It may not be critically endangered like the banded neolebias of the upper Zambezi, but it’s not exactly over-abundant either. We however shouldn’t wait until it is endangered to start racing to its rescue. Instead of reacting with such crisis management when it is already too late, now is the time to ensure that the electric catfish doesn’t slither onto the endangered list.

Incidentally, the banded neolebias which is just below one inch long, may be a dwarf in the fish world, but it is a giant in the overall world of biodiversity. It is only found in the Kataba stream and its tributary, the Sianda stream, in upper Zambezi. This tiny fish isn’t a massive beast like the mammoth whales that are found downstream in the Indian Ocean but it is dangerously close to extinction. If this sounds alarmist, it is because the alarm went off a long time ago.

The electric catfish seems oblivious or indifferent to its smaller cousin’s woes. A quick glance at its wide mouth leaves one with the impression that it is either grinning or sneering, as if wondering why the banded neolebias can’t just heed the divine call to multiply and fill the river.

Indeed, the electric catfish has a lot to grin and sneer about. For starters, this mammoth river in which it swims is Africa’s fourth longest river and meets the needs of at least thirty million people in the Zambezi River basin. Apart from feeding and enhancing the livelihoods of millions, this river has also given the world one of the seven natural wonders – Victoria Falls, known locally as Mosi-oa-Tunya meaning, ‘smoke that thunders.’ These falls are without doubt a divine smoke of dazzling beauty that has shocked even the electric catfish, the master of shocks.

The catfish also grins about the major wetlands and Ramsar sites in the river basin. They include Barotse floodplains in Zambia, Chobe swamps in Namibia, Linyanti swamp in Botswana and Busanga swamp in Zambia. The wetlands are golden chicken that lay golden eggs, contributing immensely to ecotourism, wildlife, fishing, grazing plus a host of other ecosystem products and services. Indeed, the basin’s natural capital is simply staggering, greatly supporting economic activities in agriculture, mining, forestry, tourism and manufacturing.  

The sneer of the catfish mostly has to do with human attitudes and activities that are harming the vast Zambezi river basin. It wonders silently, ‘how can you starve and harm the very chicken that is laying golden eggs for you?’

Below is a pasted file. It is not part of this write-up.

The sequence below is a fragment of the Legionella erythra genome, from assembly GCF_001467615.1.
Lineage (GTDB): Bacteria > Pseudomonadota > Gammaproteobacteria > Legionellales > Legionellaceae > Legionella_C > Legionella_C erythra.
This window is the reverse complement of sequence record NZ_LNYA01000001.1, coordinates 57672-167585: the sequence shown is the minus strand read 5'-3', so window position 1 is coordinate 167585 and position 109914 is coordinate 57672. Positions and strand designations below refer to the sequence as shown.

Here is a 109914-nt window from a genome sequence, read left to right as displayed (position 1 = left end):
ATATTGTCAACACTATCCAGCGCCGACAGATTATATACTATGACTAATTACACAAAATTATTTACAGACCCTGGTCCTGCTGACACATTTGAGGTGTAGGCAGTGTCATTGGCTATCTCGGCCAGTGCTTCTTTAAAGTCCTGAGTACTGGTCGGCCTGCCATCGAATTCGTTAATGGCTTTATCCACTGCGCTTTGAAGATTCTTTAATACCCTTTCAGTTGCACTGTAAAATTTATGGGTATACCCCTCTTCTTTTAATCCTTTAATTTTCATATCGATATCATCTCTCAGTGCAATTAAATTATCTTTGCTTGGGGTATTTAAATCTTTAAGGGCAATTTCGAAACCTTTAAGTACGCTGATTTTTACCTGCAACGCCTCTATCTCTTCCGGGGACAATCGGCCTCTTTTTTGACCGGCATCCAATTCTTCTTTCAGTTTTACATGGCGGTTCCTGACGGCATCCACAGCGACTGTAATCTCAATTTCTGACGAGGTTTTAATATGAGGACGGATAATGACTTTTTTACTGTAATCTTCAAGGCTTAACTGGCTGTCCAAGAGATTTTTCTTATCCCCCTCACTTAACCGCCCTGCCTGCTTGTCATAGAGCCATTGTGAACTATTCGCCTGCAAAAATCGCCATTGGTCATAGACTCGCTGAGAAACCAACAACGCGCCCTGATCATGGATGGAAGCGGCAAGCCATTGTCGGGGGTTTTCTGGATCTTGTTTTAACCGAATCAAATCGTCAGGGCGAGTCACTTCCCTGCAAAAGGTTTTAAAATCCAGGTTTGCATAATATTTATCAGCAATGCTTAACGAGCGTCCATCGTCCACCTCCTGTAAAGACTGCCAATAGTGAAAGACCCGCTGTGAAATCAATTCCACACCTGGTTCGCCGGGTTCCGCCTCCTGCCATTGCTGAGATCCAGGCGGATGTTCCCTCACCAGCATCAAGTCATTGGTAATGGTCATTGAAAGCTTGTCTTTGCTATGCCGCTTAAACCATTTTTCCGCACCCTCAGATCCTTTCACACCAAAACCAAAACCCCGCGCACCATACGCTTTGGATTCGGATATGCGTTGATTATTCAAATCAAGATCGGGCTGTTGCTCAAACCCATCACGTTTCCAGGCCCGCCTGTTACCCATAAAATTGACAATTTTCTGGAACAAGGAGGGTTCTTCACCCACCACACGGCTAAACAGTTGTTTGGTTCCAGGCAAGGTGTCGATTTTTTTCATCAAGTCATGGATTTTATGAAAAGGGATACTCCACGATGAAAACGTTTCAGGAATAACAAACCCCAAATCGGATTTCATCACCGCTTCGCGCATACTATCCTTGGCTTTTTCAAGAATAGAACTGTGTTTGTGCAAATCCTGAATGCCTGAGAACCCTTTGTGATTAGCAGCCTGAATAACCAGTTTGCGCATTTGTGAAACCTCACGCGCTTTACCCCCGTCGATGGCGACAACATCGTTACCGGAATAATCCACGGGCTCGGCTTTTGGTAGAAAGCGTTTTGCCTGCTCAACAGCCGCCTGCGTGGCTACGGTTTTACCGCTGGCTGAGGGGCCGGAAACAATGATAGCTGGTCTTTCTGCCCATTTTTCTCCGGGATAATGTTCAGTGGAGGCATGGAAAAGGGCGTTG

The wetlands are as fragile as they are priceless. Is this fragility being managed properly?

The hydroelectric dams are the biggest consumers of the rivers water. Is this ultimately sustainable?

Riverine communities have lived next to the river for centuries. Is their indigenous knowledge being fully tapped into?

The catfish has no answers to these questions. Together with all the other fish in the river, it is a fundamental part of the entire Zambezi River ecosystem. It is also unique amongst the fish. How many other fish can boast of the ability to electrically shock both prey and assailant?

Fishers are its primary assailants and from time to time, the catfish ends up entangled in a fishing net or biting a fishing hook. Because it can live up to ten years, many are the times that it evades fishers’ traps. But when its luck runs out, the catfish becomes a delicacy. It is a popular meal amongst many fishing communities.

In 1951, British zoologist Hans Lissmann described the electric catfish quite colorfully. He wrote that they have the ‘appearance of a rather rigid sausage propelled by somewhat ostraciform movements.’

 

Alas, the electric catfish is akin to a swimming sausage that discharges electricity. Not bad for a fish that is not particularly pretty. But like romantic love at its apex, its touch sends instant shockwaves.

DJ Bwakali

Words can inspire action and change the world

Login to post comments